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What is atopy?
1. An inherited tendency to develop IgE-mediated allergic diseases such as rhinitis, asthma,and eczema
2. Male = female prevalence
3. No racial predilection
4. ? autosomal dominant inheritance with incomplete penetrance
5. Onset after 1-2 years of age; manifestations peak during childhood/early adult years
What is the "classic" allergic reaction?
1. Exposure to known allergen
2. Immediate Response
- 5-30 min symptoms begin
- 30-120 min symptoms abate
- no inflammation
- lasts min- hours
3. Late response (hours later)
- no additional exposure
- symptoms and signs return
- Last several hours
- inflammatory component present
- lasts days to weeks
What are the 4 general features of Rhinitis?
Four features
1. Sneezing, watery rhinorrhea, congestion, and pruritus (nasopharynx and eyes)
2. Onset within minutes after exposure to foreign substance (allergen, protein)
3. The same substance produces wheal/flare response within minutes of intradermal
4. Symptoms may be very brief, persist throughout a season or show little or no variation with time
What are allergens?
Allergy producing agents
Antigenic proteins inducing immune responses
Other constituents, in addition to antigenic proteins, play a role in allergy production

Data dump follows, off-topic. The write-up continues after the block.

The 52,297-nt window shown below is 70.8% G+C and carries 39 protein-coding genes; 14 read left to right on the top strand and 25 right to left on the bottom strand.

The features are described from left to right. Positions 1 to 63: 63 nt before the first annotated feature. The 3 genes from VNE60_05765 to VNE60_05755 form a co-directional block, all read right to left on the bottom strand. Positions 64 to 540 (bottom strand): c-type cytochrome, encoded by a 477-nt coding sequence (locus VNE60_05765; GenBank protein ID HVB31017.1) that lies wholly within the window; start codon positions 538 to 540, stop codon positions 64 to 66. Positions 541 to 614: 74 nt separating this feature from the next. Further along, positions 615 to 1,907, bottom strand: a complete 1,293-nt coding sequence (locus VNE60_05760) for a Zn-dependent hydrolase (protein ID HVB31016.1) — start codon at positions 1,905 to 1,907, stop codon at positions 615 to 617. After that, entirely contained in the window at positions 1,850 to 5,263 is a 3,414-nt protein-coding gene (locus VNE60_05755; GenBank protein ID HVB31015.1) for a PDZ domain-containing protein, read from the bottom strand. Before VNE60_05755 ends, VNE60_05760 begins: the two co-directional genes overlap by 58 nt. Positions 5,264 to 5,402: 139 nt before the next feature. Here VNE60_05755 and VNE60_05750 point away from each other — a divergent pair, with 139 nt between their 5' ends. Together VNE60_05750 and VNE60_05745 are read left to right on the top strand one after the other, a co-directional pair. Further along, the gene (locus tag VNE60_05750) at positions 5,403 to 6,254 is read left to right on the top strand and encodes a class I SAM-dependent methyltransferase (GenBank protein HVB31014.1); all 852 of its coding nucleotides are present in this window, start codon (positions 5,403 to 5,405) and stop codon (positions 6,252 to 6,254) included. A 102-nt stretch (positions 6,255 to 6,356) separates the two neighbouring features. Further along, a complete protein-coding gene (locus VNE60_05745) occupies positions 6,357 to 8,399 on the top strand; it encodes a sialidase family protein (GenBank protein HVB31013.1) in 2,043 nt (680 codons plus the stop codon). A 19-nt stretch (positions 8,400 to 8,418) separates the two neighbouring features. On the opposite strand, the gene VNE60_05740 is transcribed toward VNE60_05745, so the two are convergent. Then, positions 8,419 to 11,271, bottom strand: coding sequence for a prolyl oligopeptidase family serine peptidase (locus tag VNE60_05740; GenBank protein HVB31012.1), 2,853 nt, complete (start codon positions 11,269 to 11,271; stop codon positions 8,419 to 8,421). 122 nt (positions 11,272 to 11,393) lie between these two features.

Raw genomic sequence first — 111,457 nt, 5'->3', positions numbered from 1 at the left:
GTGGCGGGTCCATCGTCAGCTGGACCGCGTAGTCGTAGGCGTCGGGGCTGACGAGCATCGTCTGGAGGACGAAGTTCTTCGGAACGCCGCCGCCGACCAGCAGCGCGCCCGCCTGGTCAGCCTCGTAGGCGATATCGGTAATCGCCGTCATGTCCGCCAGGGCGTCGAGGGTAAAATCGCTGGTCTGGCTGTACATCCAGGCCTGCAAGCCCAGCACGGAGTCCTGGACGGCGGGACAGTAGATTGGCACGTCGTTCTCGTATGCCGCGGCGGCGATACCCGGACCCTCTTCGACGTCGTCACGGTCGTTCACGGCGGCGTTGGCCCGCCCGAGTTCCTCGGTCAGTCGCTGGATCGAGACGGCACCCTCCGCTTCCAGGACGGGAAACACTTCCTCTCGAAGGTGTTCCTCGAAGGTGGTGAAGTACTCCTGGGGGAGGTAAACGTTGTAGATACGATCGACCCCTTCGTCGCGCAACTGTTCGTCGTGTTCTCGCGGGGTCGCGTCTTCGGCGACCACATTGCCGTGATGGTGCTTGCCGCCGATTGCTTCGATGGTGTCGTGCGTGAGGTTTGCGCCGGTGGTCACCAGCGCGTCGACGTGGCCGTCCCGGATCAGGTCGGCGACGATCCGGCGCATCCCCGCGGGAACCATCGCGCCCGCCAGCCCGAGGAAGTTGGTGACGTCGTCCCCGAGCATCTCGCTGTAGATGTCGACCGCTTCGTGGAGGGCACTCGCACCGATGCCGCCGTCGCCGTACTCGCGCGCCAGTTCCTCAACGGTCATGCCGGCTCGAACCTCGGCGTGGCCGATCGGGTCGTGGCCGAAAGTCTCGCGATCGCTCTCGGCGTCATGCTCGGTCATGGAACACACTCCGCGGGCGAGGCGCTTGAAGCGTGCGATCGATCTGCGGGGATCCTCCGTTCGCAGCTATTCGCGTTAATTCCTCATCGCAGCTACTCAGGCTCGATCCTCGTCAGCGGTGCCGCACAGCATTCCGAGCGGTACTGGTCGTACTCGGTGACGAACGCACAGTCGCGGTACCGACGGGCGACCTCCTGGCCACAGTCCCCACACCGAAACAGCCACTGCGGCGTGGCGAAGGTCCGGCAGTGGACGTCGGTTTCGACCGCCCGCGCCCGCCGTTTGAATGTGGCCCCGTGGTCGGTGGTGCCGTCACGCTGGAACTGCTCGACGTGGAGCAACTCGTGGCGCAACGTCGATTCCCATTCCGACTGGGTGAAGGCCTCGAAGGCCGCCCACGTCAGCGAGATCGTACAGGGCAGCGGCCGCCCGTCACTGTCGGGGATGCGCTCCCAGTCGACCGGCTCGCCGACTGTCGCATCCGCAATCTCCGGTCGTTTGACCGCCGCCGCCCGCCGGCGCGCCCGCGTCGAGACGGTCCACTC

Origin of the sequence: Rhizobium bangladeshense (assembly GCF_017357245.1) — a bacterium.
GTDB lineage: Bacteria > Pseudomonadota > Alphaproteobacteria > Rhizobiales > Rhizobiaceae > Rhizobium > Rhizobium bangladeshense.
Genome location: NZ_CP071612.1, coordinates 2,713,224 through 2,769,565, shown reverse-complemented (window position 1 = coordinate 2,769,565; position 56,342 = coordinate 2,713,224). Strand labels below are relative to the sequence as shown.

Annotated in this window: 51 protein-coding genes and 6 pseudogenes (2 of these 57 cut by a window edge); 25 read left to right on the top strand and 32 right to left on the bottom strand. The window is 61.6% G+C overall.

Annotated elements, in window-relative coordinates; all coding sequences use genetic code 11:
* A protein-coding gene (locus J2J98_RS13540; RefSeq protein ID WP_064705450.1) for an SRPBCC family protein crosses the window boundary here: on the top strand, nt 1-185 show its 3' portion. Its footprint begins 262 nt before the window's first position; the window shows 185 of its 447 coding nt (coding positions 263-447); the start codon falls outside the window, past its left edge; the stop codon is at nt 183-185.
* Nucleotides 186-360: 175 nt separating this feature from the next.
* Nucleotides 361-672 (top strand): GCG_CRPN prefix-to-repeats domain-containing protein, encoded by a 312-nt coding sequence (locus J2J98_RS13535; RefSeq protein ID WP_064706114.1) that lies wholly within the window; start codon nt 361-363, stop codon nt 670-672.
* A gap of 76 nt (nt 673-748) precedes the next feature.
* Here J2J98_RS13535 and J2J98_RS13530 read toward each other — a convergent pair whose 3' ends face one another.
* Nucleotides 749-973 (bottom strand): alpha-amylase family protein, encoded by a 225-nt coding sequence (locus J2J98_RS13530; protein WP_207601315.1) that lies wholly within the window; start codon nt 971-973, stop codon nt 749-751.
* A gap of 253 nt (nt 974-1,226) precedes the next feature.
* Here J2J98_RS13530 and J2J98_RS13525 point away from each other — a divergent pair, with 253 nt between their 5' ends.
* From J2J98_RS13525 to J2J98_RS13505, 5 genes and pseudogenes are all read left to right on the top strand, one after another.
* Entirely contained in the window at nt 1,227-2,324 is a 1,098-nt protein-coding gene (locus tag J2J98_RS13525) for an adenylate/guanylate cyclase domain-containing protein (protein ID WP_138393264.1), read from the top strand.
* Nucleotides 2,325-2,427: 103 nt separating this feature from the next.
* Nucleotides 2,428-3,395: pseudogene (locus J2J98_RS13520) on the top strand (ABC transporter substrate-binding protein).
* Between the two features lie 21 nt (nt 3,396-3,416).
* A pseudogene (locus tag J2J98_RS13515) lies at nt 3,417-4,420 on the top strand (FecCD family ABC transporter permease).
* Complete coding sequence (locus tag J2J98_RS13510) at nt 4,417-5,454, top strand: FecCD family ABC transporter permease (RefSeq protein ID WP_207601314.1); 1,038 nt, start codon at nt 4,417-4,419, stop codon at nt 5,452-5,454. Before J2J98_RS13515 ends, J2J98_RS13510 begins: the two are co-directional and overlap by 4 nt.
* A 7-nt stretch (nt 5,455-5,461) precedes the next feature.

- Seasonal allergens
- Perennial allergens
What are some nasal functions?
1. Olfaction
2. Resonation
3. Air conditioning: humidification, heating,
4. Filtration
What is the nasal physiology?
1. Highly vascularized mucosa
2. Ciliary mucus transport
3. Local Ig production
What is the pathophysiology of allergic rhinitis?
Allergen binds IgE armed mast cell or basophil-> mucosal mast cell degranulation-> mediator release->opening of tight intercellular tight junctions->enhanced penetration of Ag->further activation of mucosal mast cells and basophils->response multiplication
What effects are produced by mediators?
a. Increased mucus
b. Smooth muscle contraction
c. Vagal stimulation
d. Vasodilation
e. Chemoattraction
f. Neutrophil activation
What are the characteristics of an early response?
1. Fast (mins to onset)
2. Humoral (histamine, heparin, tryptase, PGD2, LTC4)
3. Severity of symptoms and levels of mediators correlate closely
4. Symptoms decline as mediators decline
5. response lasts 30-180 min
What are the characteristics of a late response?
1. occurs 4 or more hrs after original exposure
2. Additional mediator release
3. Slower (over several hours) for symptom resolution
4. Cellular infiltration of mucosa "primed mucosa"
5. Hyperreactivity
- Lower stimulus needed for response
- More vigorous response
- Non-specific "irritant" response
How does one diagnose allergic rhinitis?
1. Appropriate symptoms
2. History of allergen exposure
3. Characteristic exam
- allergic "shiners"
- oral breathing
- nasal salute
- post nasal drip
- obstruction
4. Challenge testing
5. Mediator measurement
What is the treatment?
Use stepwise approach
1. Avoidance
- pollen (close windows, AC)
2. Pharmacotherapy
- Antihistamines -> blocks histamine effects by competing for H1 Receptor
- Nasal/oral decongestants->
alpha adrenergic agonists (topical) or anti-cholinergics
3. Immunotherapy (use when other therapy fails b/c too toxic)
- good for pollens only

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